BEST ANTHOLOGY

    Cone Zero(DF Lewis) Megazanthus Press
    Myth-Understandings (Ian Whates) Newcon Press
    Subtle Edens (Allen Ashley) Elastic Press
    The Mammoth Book of Best New Horror 19 (Stephen Jones) Constable & Robinson
    The Second Humdrumming Book of Horror(Ian Alexander Martin) Humdrumming
    We Fade To Grey(Gary McMahon) Pendragon Press

BEST NOVEL (THE AUGUST DERLETH FANTASY AWARD)

    Memoirs of a Master Forger(William Heaney/Graham Joyce) Gollancz
    Midnight Man (Simon Clark) Severn House
    Rain Dogs(Gary McMahon) Humdrumming
    The Graveyard Book(Neil Gaiman) Bloomsbury
    The Victoria Vanishes (Christopher Fowler) Little Brown
    Thieving Fear (Ramsey Campbell) PS Publishing

THE PS PUBLISHING BEST SMALL PRESS AWARD

    Elastic Press (Andrew Hook)
    Newcon Press (Ian Whates)
    Pendragon Press (Chris Teague)
    Screaming Dreams (Steve Upham)
    TTA Press (Andy Cox)

BEST COLLECTION

    Bull Running for Girls (Allyson Bird) Screaming Dreams
    Glyphotech(Mark Samuels) PS Publishing
    How To Make Monsters(Gary McMahon) Morrigan Books
    Islington Crocodiles(Paul Meloy) TTA Press
    Just After Sunset(Stephen King) Hodder & Stoughton

BEST NOVELLA

    “Cold Stone Calling” (Simon Clark) Tasmaniac Publications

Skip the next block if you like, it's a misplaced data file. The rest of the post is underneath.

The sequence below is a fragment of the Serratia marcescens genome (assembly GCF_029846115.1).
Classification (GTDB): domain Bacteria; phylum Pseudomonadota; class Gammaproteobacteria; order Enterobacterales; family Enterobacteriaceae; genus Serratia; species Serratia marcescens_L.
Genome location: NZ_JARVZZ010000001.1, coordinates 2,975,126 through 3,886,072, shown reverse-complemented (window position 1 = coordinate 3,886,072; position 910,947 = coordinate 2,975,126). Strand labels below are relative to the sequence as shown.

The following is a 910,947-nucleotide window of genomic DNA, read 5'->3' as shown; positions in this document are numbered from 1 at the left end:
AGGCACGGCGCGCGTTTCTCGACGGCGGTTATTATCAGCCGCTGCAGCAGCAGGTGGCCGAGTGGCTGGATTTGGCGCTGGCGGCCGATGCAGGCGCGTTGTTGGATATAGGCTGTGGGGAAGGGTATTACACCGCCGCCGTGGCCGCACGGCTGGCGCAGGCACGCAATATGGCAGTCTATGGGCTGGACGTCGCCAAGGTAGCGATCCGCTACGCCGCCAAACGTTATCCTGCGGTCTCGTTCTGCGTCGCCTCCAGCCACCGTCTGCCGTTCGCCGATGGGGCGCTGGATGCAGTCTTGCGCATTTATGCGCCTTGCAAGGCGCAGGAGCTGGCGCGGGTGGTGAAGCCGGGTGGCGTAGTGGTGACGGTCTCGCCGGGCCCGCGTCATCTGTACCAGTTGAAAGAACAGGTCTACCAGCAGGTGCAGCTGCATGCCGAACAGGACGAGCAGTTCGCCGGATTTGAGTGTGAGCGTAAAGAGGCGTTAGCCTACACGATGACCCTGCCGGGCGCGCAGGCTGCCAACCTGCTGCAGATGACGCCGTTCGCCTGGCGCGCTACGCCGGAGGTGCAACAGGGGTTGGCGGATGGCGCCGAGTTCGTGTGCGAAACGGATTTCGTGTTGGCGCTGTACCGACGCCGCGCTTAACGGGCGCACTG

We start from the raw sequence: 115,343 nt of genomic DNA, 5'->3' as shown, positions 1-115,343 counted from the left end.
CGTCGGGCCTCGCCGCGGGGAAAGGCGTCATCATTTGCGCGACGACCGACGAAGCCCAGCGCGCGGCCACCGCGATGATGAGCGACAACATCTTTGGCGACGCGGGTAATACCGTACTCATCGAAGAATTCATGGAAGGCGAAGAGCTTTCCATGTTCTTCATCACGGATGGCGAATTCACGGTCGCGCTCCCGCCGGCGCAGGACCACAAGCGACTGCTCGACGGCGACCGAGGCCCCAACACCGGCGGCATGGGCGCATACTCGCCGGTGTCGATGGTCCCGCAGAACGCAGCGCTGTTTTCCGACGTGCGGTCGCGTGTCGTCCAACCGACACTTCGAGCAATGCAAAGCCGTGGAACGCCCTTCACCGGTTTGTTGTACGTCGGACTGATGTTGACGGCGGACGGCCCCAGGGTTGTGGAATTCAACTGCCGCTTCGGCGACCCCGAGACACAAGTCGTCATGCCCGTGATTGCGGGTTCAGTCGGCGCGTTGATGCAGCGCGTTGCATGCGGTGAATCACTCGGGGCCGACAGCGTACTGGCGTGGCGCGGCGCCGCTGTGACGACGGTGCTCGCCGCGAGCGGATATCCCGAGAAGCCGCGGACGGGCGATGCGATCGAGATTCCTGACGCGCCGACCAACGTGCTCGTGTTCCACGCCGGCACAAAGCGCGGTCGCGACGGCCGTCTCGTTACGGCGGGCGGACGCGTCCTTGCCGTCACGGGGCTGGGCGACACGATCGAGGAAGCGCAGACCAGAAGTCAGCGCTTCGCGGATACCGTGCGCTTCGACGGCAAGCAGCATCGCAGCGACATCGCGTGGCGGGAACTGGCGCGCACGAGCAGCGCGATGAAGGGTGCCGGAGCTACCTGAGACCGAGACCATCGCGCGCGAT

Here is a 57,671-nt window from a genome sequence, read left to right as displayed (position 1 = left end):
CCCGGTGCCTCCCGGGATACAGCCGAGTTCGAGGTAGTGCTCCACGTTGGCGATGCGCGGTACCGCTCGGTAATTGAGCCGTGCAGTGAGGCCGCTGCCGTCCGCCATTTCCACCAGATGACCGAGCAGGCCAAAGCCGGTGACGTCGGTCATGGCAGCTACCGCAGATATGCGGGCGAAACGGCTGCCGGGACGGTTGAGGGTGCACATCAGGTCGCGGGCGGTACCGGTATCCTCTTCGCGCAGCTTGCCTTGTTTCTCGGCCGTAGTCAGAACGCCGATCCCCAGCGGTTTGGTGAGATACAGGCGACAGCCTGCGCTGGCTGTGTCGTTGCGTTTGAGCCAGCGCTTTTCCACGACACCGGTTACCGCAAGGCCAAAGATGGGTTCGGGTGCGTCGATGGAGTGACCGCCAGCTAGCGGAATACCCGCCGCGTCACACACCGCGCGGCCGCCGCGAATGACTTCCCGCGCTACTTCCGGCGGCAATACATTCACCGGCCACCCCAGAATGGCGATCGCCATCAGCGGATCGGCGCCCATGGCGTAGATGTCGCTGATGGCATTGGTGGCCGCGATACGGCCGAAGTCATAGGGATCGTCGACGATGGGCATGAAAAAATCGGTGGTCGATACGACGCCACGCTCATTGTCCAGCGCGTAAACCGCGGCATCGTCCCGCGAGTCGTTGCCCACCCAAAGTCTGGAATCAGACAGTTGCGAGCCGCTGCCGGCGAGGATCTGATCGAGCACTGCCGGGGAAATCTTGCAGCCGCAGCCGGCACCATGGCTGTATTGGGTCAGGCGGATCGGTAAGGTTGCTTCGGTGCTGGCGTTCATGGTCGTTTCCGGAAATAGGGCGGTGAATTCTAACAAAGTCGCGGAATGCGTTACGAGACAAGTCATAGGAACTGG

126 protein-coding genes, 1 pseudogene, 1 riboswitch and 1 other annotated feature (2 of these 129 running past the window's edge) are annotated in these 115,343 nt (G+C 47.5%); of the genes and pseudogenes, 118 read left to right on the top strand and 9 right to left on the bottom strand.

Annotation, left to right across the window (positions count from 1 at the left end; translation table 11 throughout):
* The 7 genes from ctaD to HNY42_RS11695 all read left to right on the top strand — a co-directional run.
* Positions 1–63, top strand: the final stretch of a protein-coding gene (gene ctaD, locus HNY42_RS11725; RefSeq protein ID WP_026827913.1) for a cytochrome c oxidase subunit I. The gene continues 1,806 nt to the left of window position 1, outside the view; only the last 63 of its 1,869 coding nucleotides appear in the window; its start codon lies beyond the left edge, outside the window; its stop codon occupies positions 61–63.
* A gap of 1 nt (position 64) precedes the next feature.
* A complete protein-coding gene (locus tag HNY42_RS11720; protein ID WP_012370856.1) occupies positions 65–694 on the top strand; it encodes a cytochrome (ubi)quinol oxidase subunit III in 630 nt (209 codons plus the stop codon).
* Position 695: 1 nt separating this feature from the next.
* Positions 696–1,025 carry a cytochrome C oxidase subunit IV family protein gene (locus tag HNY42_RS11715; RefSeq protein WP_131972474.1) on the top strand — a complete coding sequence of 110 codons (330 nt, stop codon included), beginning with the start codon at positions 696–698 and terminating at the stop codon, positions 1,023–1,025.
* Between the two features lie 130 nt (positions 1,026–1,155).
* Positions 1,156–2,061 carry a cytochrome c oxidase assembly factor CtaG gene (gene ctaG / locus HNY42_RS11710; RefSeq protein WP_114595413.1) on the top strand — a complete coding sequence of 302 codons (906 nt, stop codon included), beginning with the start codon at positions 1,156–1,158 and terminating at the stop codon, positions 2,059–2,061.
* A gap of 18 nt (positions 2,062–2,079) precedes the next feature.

“Gunpowder” (Joe Hill) PS Publishing
    “Heads” (Gary McMahon) We Fade To Grey, Ed. Gary McMahon – Pendragon Press
    “The Narrows” (Simon Bestwick) We Fade To Grey, Ed. Gary McMahon – Pendragon Press
    “The Reach of Children” (Tim Lebbon) Humdrumming

BEST SHORT FICTION

    “All Mouth” (Paul Meloy) Black Static 6, Ed. Andy Cox – TTA Press
    “Do You See” (Sarah Pinborough) Myth-Understandings, Ed. Ian Whates – Newcon Press
    “N” (Stephen King) Just After Sunset – Hodder & Stoughton
    “Pinholes in Black Muslin” (Simon Strantzas) The Second Humdrumming Book of Horror, Ed. Ian Alexander Martin – Humdrumming
    “The Caul Bearer” (Allyson Bird) Bull Running For Girls – Screaming Dreams
    “The Tobacconist’s Concession” (John Travis) The Second Humdrumming Book of Horror, Ed. Ian Alexander Martin – Humdrumming
    “The Vague” (Paul Meloy) Islington Crocodiles, TTA Press
    “Winter Journey” (Joel Lane) Black Static 5, Ed. Andy Cox – TTA Press

BEST COMIC/GRAPHIC NOVEL

    30 Days of Night: Beyond Barrow(Steve Niles/Bill Sienkiewicz) IDW Publishing
    All-Star Superman(Grant Morrison/Frank Quitely) DC Comics
    Buffy Season Eight Vol. 3: Wolves at the Gate(Joss Whedon & Drew Goddard/ Georges Jeanty) Dark Horse Comics
    Comic Book Tattoo Tales Inspired by Tori Amos(Ed, Rantz A. Hoseley & Tori Amos/ Various) Image Comics
    Hellblazer: Fear Machine (Jamie Delano) Vertigo
    Hellblazer: The Laughing Magician(Andy Diggle/Leonardo Manco & Daniel Zezelj) Vertigo
    Locke and Key(Joe Hill/Gabriel Rodriguez) IDW Publishing
    The Girly Comic Book 1 (Ed, Selina Lock) Factor Fiction
    The New Avengers: Illuminati(Brian Bendis & Brian Reed/Jim Cheung) Marvel Comics

BEST ARTIST

    Dave McKean (The Graveyard Book) Bloomsbury
    Edward Miller (Vault of Deeds) PS Publishing
    Lee Thompson (The Land at the End of the Working Day) Humdrumming
    Les Edwards (Various)
    Vincent Chong (Various)

BEST NON-FICTION

    Basil Copper: A Life in Books (Basil Copper, Ed, Stephen Jones) PS Publishing